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Barry A. Hazle Jr., Atheist, Wins Nearly $2 Million In Settlement Over Faith-Based Rehab Program
A California atheist has won a settlement of nearly $2 million after being sent to jail on a parole violation for objections he made about participating in a faith-based rehab program.
Barry A. Hazle Jr., 46, served time for a conviction of methamphetamine possession in 2007. As a condition of his parole, he was enrolled in a drug treatment program where participants were required to acknowledge a “higher power,” according to the Sacramento Bee.
Hazle complained and asked for a different treatment program, but was told the only option in his area was the faith-based, Westcare 12-step program, according to the Record Searchlight.
Hazle was sent back to jail for more than three months for allegedly being “disruptive, though in a congenial way, to the staff as well as other students” and being “sort of passive-aggressive,” the paper reported.
“I’m thrilled to finally have this case settled,” Hazle told the Searchlight. “It sends a clear message to people in a position of authority, like my parole agent, for example, that they not mandate religious programming for their parolees, and for anyone else, for that matter.”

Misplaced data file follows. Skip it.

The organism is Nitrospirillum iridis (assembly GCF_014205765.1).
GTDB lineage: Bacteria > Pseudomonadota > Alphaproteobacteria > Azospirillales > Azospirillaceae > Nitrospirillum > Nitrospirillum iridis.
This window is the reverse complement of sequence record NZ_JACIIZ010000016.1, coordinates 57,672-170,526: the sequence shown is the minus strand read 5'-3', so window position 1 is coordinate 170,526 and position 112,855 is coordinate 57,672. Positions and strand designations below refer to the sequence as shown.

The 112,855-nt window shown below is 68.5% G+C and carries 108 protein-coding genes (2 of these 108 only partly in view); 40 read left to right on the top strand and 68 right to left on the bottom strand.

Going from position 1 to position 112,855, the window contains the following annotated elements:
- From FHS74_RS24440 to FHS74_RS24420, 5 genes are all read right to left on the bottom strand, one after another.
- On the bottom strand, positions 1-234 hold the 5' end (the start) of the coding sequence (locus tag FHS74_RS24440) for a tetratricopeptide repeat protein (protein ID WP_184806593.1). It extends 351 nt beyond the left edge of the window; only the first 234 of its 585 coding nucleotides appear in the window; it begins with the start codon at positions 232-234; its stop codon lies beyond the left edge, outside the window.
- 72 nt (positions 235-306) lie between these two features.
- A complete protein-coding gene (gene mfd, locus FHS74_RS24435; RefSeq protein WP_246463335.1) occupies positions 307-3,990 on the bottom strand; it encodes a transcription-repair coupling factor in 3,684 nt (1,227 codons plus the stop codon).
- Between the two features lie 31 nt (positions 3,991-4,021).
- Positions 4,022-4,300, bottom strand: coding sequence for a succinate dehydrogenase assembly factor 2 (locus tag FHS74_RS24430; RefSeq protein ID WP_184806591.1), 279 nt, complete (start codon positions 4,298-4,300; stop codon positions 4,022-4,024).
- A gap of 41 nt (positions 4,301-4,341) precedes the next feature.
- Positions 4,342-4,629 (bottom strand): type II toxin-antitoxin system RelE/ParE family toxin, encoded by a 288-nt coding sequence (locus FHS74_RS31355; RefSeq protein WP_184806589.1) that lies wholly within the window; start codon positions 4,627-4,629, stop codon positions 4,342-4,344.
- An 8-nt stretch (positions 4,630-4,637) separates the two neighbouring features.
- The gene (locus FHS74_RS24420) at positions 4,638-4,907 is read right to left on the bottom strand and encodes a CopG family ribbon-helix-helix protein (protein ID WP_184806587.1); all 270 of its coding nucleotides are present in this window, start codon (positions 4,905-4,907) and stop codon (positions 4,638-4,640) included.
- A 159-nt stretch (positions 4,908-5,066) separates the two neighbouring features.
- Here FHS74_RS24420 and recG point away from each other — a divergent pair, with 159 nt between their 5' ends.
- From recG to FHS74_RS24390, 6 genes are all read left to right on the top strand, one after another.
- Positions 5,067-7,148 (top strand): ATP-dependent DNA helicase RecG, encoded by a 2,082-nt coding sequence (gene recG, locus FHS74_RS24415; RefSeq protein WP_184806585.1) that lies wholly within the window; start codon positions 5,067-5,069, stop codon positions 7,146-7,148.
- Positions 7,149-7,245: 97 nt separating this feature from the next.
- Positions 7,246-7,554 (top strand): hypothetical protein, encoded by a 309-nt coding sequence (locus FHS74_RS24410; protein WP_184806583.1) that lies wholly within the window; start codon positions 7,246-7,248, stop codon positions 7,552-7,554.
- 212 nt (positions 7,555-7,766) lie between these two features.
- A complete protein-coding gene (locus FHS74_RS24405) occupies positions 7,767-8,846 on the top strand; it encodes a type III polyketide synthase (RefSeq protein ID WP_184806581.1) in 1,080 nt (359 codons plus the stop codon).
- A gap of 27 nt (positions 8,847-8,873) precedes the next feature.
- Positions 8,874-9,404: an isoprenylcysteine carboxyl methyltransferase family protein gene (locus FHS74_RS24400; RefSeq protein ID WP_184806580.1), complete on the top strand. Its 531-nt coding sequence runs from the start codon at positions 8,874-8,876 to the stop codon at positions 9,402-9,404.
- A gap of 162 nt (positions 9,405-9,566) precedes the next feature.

Hazle sued in 2008 and won, but a jury refused to award him any damages. The 9th U.S. Circuit Court of Appeals then threw out the decision. In a unanimous ruling, the three-judge panel said Hazle was entitled to compensation.
“The jury’s verdict, which awarded Hazle no compensatory damages at all for his loss of liberty, cannot be upheld,” Judge Stephen Reinhardt wrote in the court’s opinion. “The jury simply was not entitled to refuse to award any damages for Hazle’s undisputable — and undisputed — loss of liberty, and its verdict to the contrary must be rejected.”
The state of California will pay Hazle $1 million, while Westcare will pay $925,000 under terms of the settlement, according to KRCR-TV.
Hazle told the Sacramento Bee he plans to become active in local drug rehabilitation efforts.
The California Department of Corrections has since issued new rules stating that parole officers may not require parolees to attend faith-based program